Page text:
OxyContin-maker Purdue Pharma reaches $4.5B settlement with NY, 14 other states
David RobinsonNew York State Team
New York and 14 other states have reached a $4.5 billion settlement with Purdue Pharma, the maker of OxyContin, potentially ending years of legal battles over the company's connection to the opioid epidemic.
The major opioid settlement was revealed in a mediator's report filed late Wednesday in federal bankruptcy court in White Plains, in which the 15 states — including New York, New Jersey, Pennsylvania and Massachusetts — supported the deal and agreed to drop their opposition to Purdue's bankruptcy.
“For nearly two years, since Purdue Pharma declared bankruptcy, the company and the Sackler family have used every delay tactic possible and misused the courts — all in an effort to shield their misconduct,” New York Attorney General Letitia James said in a statement Thursday.
“While this deal is not perfect, we are delivering $4.5 billion into communities ravaged by opioids on an accelerated timetable and it gets one of the nation’s most harmful drug dealers out of the opioid business once and for all," she added.
The settlement comes after New York state last week created an Opioid Settlement Fund, which requires money from legal settlements with the opioid industry to go into a new fund intended to ensure the proceeds go toward combating the opioid epidemic.
As part of the settlement, members of the Sackler family, which control Purdue, will be required to pay $4.325 billion over the next nine years, with New York state expected to receive at least $200 million, and possibly more, for abatement of the opioid epidemic, according to James' office.
The resolution also requires the Sacklers to relinquish control of family foundations — which will hold no less than $175 million in assets — to the trustees of a contemplated National Opioid Abatement Trust dedicated to abating the opioid crisis, thus increasing the total being delivered to communities nationwide to more than $4.5 billion.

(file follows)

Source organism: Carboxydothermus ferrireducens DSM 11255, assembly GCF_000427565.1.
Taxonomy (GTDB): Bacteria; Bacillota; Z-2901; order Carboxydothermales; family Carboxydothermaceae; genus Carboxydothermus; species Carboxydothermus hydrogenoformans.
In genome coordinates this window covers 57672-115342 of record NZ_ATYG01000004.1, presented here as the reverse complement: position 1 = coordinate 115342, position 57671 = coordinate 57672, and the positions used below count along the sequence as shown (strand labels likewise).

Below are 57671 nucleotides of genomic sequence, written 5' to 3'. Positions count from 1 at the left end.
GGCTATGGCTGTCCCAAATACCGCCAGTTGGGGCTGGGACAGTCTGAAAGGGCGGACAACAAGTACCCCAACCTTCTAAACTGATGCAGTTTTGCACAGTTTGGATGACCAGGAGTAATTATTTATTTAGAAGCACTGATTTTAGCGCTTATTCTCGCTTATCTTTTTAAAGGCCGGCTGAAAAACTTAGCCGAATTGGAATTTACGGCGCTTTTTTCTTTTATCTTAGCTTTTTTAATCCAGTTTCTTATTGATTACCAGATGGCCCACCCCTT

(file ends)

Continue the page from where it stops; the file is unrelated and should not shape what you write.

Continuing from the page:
Additional money is expected to be paid out by the Sacklers and Purdue Pharma directly to people impacted by the opioid epidemic as part of the bankruptcy case that could take years to complete, James noted. Nine states have yet to agree to the deal, according to NPR. They include Connecticut, where the company is headquartered, and California, Delaware, Maryland, New Hampshire, Oregon, Rhode Island, Vermont and Washington.
Purdue Pharma issued a statement about the settlement's impact on the company's reorganization plan, "which would transfer billions of dollars of value into trusts for the benefit of the American people and direct critically-needed medicines and resources to communities and individuals nationwide who have been affected by the opioid crisis."
Members of the Raymond and Mortimer Sackler families issued a statement calling the settlement "an important step toward providing substantial resources for people and communities in need. The Sackler family hopes these funds will help achieve that goal.” The settlement is subject to final approval by the court, and nine other states listed in the case have yet to approve the deal, according to court records.
The new legal settlement with Purdue Pharma, as well as members of its owners in the Sackler family, also came as the New York Attorney General's Office is in the midst of its sprawling lawsuit against the largest manufacturers and distributors of opioids.